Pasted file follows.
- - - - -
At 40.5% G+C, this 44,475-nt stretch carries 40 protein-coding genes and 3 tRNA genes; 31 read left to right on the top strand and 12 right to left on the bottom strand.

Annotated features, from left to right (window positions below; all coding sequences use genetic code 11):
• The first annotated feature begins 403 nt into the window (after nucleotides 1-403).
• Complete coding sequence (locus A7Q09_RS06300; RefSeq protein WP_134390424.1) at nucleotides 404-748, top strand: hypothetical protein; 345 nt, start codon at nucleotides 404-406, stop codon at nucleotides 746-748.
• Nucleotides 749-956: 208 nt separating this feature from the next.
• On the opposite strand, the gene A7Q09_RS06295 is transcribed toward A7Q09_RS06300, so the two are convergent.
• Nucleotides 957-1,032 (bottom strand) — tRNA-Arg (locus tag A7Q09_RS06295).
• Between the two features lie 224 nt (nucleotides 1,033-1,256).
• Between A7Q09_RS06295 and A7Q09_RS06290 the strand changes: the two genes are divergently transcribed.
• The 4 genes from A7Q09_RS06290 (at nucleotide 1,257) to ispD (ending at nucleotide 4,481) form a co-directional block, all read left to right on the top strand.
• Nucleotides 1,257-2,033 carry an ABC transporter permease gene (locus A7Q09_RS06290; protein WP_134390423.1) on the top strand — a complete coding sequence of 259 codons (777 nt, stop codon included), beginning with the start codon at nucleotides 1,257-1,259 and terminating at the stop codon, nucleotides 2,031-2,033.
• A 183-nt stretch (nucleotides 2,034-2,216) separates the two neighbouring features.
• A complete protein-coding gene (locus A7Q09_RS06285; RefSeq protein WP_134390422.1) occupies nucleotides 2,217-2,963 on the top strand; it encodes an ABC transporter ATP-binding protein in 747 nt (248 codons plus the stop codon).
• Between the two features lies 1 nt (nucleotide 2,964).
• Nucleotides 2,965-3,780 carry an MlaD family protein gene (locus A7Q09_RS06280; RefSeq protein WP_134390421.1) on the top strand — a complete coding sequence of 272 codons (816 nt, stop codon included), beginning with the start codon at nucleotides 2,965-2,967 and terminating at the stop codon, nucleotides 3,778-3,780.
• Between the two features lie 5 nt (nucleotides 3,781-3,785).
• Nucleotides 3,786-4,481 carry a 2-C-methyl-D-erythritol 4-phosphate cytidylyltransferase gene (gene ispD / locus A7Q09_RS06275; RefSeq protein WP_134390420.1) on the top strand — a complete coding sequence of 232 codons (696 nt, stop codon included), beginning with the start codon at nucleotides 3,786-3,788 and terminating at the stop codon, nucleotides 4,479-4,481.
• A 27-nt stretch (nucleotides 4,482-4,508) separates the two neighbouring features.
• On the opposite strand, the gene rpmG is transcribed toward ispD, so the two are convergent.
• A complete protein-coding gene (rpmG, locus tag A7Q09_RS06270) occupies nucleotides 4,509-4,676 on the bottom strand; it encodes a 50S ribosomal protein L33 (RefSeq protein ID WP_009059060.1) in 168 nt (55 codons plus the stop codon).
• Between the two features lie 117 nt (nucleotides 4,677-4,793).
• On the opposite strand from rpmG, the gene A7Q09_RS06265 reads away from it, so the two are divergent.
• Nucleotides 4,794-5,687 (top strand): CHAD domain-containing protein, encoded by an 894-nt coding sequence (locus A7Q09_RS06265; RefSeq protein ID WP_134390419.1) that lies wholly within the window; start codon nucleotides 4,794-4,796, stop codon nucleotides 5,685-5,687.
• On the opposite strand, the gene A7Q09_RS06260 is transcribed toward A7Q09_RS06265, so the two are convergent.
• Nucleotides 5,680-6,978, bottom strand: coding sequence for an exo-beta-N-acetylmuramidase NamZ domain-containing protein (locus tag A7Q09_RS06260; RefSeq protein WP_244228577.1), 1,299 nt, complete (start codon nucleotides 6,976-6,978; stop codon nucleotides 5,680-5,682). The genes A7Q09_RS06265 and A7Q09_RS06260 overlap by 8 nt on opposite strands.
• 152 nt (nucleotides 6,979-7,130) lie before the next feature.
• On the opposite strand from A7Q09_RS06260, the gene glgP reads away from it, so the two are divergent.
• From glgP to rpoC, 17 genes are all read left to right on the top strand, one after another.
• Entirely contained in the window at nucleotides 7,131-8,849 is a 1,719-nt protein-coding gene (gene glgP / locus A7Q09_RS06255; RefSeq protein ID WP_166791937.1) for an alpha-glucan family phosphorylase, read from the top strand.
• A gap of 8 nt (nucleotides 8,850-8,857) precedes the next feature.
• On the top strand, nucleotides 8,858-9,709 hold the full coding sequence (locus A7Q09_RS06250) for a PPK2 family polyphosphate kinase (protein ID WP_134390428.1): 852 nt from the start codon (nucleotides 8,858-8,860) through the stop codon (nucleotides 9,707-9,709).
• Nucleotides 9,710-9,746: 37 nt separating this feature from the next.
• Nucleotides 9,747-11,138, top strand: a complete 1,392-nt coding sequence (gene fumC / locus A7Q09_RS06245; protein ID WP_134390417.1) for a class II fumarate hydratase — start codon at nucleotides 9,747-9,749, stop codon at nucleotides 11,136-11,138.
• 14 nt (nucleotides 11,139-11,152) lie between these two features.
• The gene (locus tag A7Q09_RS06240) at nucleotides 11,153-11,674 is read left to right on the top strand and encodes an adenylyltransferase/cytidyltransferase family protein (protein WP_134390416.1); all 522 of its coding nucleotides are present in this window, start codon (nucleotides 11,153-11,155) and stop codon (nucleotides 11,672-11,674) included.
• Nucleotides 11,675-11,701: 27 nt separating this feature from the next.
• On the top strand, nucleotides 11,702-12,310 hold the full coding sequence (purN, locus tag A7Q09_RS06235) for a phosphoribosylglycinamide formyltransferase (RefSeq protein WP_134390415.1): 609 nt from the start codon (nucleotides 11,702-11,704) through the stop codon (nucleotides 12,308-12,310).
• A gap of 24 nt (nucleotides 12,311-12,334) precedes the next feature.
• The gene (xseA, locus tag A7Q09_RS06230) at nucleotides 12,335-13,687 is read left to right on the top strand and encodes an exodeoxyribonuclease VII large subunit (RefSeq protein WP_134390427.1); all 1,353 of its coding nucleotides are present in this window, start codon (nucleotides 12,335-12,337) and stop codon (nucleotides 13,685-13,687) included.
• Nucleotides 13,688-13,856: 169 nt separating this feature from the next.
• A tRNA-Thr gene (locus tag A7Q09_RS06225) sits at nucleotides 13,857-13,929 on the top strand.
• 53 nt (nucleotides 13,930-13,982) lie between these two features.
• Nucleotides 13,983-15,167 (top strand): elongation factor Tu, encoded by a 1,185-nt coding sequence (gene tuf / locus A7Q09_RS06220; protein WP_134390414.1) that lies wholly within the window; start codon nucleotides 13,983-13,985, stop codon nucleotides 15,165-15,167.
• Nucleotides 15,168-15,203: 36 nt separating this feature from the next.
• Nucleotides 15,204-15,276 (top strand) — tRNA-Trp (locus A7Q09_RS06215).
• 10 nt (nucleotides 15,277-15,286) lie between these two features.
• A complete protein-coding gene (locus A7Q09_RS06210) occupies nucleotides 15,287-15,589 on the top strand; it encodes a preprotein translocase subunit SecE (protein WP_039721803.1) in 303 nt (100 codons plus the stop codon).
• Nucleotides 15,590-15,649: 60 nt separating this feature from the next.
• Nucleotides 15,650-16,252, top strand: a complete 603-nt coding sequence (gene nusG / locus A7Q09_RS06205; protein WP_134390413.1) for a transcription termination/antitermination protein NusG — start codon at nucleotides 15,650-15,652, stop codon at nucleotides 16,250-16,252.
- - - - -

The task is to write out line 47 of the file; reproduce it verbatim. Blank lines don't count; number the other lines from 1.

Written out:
• A complete protein-coding gene (locus A7Q09_RS06210) occupies nucleotides 15,287-15,589 on the top strand; it encodes a preprotein translocase subunit SecE (protein WP_039721803.1) in 303 nt (100 codons plus the stop codon).